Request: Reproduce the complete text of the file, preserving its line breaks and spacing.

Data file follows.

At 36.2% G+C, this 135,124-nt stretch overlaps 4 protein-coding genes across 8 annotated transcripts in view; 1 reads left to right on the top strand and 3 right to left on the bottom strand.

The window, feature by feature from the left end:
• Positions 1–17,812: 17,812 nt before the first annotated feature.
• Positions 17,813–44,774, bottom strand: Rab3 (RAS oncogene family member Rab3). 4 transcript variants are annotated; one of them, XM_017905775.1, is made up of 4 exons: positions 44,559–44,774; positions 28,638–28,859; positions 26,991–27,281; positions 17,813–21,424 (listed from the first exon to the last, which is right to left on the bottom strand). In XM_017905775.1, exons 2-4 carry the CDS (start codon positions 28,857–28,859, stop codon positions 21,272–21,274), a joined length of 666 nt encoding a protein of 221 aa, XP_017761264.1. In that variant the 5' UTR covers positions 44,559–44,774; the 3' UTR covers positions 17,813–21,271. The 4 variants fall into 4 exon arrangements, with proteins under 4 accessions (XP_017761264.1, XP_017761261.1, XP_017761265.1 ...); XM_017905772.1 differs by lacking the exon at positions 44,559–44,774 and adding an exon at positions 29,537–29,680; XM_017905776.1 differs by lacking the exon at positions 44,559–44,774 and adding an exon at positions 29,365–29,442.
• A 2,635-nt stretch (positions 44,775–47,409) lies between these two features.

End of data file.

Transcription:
At 36.2% G+C, this 135,124-nt stretch overlaps 4 protein-coding genes across 8 annotated transcripts in view; 1 reads left to right on the top strand and 3 right to left on the bottom strand.

The window, feature by feature from the left end:
• Positions 1–17,812: 17,812 nt before the first annotated feature.
• Positions 17,813–44,774, bottom strand: Rab3 (RAS oncogene family member Rab3). 4 transcript variants are annotated; one of them, XM_017905775.1, is made up of 4 exons: positions 44,559–44,774; positions 28,638–28,859; positions 26,991–27,281; positions 17,813–21,424 (listed from the first exon to the last, which is right to left on the bottom strand). In XM_017905775.1, exons 2-4 carry the CDS (start codon positions 28,857–28,859, stop codon positions 21,272–21,274), a joined length of 666 nt encoding a protein of 221 aa, XP_017761264.1. In that variant the 5' UTR covers positions 44,559–44,774; the 3' UTR covers positions 17,813–21,271. The 4 variants fall into 4 exon arrangements, with proteins under 4 accessions (XP_017761264.1, XP_017761261.1, XP_017761265.1 ...); XM_017905772.1 differs by lacking the exon at positions 44,559–44,774 and adding an exon at positions 29,537–29,680; XM_017905776.1 differs by lacking the exon at positions 44,559–44,774 and adding an exon at positions 29,365–29,442.
• A 2,635-nt stretch (positions 44,775–47,409) lies between these two features.